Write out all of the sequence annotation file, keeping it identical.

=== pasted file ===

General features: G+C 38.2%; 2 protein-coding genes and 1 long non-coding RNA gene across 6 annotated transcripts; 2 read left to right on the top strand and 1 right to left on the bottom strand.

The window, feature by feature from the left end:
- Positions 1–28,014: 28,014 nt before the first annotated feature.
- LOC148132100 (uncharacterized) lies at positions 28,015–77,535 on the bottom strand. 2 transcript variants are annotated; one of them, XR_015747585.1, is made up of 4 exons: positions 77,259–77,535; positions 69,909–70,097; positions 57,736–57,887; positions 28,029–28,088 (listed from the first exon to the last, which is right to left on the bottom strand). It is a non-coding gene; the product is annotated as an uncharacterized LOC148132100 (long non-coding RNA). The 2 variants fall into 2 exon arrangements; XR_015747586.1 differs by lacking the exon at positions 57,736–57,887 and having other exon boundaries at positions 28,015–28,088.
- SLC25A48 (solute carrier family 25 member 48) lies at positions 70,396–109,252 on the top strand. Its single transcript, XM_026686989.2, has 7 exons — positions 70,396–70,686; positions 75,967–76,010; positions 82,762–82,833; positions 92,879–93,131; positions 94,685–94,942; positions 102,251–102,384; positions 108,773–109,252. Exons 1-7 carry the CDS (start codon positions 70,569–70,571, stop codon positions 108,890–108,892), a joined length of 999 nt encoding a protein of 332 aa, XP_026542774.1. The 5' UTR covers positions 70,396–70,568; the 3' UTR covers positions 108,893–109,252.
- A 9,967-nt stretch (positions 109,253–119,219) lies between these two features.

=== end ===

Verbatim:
General features: G+C 38.2%; 2 protein-coding genes and 1 long non-coding RNA gene across 6 annotated transcripts; 2 read left to right on the top strand and 1 right to left on the bottom strand.

The window, feature by feature from the left end:
- Positions 1–28,014: 28,014 nt before the first annotated feature.
- LOC148132100 (uncharacterized) lies at positions 28,015–77,535 on the bottom strand. 2 transcript variants are annotated; one of them, XR_015747585.1, is made up of 4 exons: positions 77,259–77,535; positions 69,909–70,097; positions 57,736–57,887; positions 28,029–28,088 (listed from the first exon to the last, which is right to left on the bottom strand). It is a non-coding gene; the product is annotated as an uncharacterized LOC148132100 (long non-coding RNA). The 2 variants fall into 2 exon arrangements; XR_015747586.1 differs by lacking the exon at positions 57,736–57,887 and having other exon boundaries at positions 28,015–28,088.
- SLC25A48 (solute carrier family 25 member 48) lies at positions 70,396–109,252 on the top strand. Its single transcript, XM_026686989.2, has 7 exons — positions 70,396–70,686; positions 75,967–76,010; positions 82,762–82,833; positions 92,879–93,131; positions 94,685–94,942; positions 102,251–102,384; positions 108,773–109,252. Exons 1-7 carry the CDS (start codon positions 70,569–70,571, stop codon positions 108,890–108,892), a joined length of 999 nt encoding a protein of 332 aa, XP_026542774.1. The 5' UTR covers positions 70,396–70,568; the 3' UTR covers positions 108,893–109,252.
- A 9,967-nt stretch (positions 109,253–119,219) lies between these two features.